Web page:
Do we have a president or a perpetual candidate? It's not an entirely unfair question.
Barack Obama is said to believe that he can win the political fight over the sequester. That's certainly the conventional wisdom.
For years, most Americans' vision of history has been shaped by the New Deal historians. Writing soon after Franklin Roosevelt's death, Arthur Schlesinger Jr. and others celebrated his accomplishments and denigrated his opponents.
One of the interesting things about recent elections is that Republicans have tended to do better the farther you go down the ballot.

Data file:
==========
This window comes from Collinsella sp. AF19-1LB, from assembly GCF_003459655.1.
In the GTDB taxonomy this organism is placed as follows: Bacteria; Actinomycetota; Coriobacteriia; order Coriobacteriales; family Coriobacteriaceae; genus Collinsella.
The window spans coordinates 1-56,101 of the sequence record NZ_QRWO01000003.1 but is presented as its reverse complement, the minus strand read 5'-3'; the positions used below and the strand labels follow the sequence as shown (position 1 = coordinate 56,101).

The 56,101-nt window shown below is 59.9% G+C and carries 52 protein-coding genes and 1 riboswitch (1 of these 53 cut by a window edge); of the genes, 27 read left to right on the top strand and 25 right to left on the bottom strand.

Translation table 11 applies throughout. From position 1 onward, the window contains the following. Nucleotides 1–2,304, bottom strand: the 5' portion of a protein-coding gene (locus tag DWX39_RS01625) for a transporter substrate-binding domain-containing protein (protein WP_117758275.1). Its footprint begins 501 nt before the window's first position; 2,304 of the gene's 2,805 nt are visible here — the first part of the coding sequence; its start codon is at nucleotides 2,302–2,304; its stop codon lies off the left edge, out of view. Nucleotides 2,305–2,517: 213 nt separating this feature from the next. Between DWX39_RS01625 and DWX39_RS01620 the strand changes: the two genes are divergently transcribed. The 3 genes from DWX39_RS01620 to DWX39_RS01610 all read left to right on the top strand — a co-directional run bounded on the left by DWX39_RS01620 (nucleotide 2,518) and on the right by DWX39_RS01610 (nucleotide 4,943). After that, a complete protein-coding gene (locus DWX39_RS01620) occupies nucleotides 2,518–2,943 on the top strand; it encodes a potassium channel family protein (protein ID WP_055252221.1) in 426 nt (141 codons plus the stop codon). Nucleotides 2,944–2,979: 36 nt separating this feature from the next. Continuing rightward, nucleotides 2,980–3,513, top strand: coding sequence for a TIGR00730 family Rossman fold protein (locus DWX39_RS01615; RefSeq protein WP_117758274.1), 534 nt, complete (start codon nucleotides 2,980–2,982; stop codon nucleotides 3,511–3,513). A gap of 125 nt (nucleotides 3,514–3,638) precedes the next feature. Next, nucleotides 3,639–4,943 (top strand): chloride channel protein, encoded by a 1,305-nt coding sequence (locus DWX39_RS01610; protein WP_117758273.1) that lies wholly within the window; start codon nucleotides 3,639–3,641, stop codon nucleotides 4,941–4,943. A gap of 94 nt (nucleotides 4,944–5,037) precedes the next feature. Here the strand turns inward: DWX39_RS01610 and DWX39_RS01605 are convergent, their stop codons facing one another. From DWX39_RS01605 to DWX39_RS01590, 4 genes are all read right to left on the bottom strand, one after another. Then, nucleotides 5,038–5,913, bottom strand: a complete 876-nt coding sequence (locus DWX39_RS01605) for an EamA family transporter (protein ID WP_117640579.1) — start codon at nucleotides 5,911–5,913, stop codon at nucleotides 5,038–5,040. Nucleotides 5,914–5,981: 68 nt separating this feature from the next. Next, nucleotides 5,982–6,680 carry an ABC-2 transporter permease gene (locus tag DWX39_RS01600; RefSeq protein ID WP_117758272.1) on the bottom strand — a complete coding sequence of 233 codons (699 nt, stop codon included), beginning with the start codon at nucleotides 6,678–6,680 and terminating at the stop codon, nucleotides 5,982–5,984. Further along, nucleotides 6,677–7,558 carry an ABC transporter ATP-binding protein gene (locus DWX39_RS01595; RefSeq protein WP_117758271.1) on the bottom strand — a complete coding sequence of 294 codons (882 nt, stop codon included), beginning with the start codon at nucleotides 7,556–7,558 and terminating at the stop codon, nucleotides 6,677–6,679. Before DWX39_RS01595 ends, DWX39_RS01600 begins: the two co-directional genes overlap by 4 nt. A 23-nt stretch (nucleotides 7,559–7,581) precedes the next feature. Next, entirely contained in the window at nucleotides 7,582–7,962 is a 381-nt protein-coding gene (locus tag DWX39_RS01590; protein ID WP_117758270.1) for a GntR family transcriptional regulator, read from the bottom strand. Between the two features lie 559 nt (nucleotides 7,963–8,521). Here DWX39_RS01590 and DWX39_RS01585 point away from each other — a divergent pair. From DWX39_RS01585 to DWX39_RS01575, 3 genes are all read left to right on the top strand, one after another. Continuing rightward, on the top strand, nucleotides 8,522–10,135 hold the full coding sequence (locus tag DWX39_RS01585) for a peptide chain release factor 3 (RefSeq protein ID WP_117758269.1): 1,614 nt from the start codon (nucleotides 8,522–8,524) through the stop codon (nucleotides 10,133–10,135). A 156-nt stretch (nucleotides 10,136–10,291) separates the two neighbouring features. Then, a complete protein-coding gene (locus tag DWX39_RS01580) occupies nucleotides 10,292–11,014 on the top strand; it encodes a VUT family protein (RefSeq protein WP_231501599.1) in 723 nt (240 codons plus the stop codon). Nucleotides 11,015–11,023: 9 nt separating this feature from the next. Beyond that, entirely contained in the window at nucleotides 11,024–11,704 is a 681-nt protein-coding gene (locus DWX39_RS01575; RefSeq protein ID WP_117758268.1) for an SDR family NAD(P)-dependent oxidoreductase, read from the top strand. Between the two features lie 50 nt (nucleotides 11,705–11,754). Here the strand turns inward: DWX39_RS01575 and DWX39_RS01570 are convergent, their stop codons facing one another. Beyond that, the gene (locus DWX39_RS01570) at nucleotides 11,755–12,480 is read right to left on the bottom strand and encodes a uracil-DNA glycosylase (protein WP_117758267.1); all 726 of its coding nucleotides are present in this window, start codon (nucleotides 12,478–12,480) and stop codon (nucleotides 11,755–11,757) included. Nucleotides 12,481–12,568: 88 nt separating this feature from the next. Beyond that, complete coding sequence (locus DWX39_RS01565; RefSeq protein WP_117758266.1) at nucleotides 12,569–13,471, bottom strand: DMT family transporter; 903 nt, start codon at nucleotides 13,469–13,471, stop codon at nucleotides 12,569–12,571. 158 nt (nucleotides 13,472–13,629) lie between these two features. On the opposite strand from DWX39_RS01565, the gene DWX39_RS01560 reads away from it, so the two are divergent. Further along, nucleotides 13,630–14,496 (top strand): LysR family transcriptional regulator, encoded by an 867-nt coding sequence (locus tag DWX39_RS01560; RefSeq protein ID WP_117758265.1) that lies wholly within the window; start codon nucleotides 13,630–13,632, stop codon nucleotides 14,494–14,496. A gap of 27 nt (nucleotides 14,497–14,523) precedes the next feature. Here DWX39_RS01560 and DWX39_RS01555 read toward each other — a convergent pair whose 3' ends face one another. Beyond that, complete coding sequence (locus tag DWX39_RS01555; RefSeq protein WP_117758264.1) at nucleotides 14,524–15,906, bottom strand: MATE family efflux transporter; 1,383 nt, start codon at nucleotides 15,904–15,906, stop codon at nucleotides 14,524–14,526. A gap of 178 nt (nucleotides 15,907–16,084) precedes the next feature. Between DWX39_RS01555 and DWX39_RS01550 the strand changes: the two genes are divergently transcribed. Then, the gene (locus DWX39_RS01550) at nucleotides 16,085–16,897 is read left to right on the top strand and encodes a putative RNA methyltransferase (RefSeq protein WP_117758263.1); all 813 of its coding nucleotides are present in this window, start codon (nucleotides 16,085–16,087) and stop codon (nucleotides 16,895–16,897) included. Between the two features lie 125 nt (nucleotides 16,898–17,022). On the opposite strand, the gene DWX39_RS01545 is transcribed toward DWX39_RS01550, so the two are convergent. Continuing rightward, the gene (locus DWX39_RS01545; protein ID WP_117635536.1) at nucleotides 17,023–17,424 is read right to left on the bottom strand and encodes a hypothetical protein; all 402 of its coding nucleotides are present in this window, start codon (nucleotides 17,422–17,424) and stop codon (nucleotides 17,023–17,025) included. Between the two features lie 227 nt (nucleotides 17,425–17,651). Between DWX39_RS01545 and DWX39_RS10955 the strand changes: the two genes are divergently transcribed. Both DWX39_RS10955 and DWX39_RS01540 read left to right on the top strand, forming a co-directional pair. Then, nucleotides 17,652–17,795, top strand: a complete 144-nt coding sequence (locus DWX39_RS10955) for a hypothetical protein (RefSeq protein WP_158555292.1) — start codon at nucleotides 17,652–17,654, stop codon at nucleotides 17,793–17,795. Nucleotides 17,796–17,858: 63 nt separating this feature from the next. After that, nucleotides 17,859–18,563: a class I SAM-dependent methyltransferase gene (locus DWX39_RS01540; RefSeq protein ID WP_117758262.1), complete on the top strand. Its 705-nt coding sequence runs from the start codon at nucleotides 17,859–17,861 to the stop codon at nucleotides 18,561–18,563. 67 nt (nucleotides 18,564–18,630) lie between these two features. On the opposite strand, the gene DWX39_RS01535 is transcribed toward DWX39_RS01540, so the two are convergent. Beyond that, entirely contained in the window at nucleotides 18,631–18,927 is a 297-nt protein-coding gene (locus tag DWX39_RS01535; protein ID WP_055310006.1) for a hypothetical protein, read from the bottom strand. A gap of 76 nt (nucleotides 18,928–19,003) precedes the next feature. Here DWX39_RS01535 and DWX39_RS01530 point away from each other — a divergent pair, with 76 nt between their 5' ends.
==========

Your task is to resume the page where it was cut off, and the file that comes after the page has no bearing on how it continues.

Presidents' State of the Union addresses are delivered in the chamber of the House of Representatives in the Capitol.
There were two extraordinary disclosures in Thursday's testimony of Defense Secretary Leon Panetta and Joint Chiefs Chairman Martin Dempsey before the Senate Armed Services Committee.
The House Republicans, in serious trouble with public opinion as they blinked facing the "fiscal cliff" over New Year's, seem suddenly to be playing a more successful game -- or rather, games -- an inside game and an outside game.
Our major public policies are based on the assumption that America will continue to enjoy growth. Economic growth and population growth.
These days, our political parties are defined by their presidents. Their policies and their programs tend to become their respective parties' orthodoxies.
Commentators both left and right agree that Barack Obama's second inaugural speech Monday was highly partisan, with shoutouts to his constituencies on the left and defiance of his critics on the right.